Surface culture or Let-alone process

It is a slow process of vinegar making that is also known as Home process. The acetic acid bacteria are allowed to grow and form a surface film in the barrel or vessel partially filled with vinegar stock. The vinegar is taken out after fermentation and the vessel is refilled with vinegar stock for the next batch. In the process the surface film of bacteria is disturbed and has to be reformed in each batch. The formation of surface film needs time and wastefully consumes fermentable substances each time.

Orleans process

It has been used in the Orleans region of France since 1670 and is also called the French process of vinegar making. It is a traditional semi-continuous slow process but best to produce fine quality table vinegar of excellent flavour. The need to reform surface film and wastage of substrates as in the surface culture process are overcome in the Orleans process. The wood barrels called casks are used in the process. A pipe with a funnel is fitted through the top of the barrel and the lower end of the pipe rests into liquid at the bottom. The upper mouth of the pipe is covered with cotton to prevent the insect entry. The pipe is used to add the fresh vinegar stock without disturbing the surface film. The air holes covered with cheese cloth are made in the wall of the barrel above the liquid level for air circulation. A level indicator to indicate the liquid level in the barrel and tap to drain out the ready vinegar from the barrel are also fitted in the casks. The wood barrels are filled with alcohol fermenting liquid to approximately ¾ full but level of the liquid is kept about 5 cm. below the air holes. The liquid should have about 20-25% fresh vinegar (mother). The liquid is allowed to ferment for about 1 to 3 months at 24-270C. Then 1/3 vinegar is drawn off and an equal amount of alcohol fermenting liquid is added through a funnel for acidification. The process is repeated till needed.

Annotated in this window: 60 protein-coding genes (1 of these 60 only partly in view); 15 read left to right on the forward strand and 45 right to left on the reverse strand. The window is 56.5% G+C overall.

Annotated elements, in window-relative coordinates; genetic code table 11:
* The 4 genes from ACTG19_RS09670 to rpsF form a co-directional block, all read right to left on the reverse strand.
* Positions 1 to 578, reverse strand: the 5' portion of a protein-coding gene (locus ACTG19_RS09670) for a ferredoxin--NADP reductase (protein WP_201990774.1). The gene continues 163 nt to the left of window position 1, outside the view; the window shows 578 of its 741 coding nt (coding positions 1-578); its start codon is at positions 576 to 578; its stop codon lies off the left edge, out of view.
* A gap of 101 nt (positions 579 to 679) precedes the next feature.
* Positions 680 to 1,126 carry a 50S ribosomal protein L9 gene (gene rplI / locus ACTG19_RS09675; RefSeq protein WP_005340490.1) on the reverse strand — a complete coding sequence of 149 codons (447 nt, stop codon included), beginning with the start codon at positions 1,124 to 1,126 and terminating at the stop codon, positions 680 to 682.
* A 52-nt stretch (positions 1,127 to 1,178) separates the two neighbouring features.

Quick process or Generator process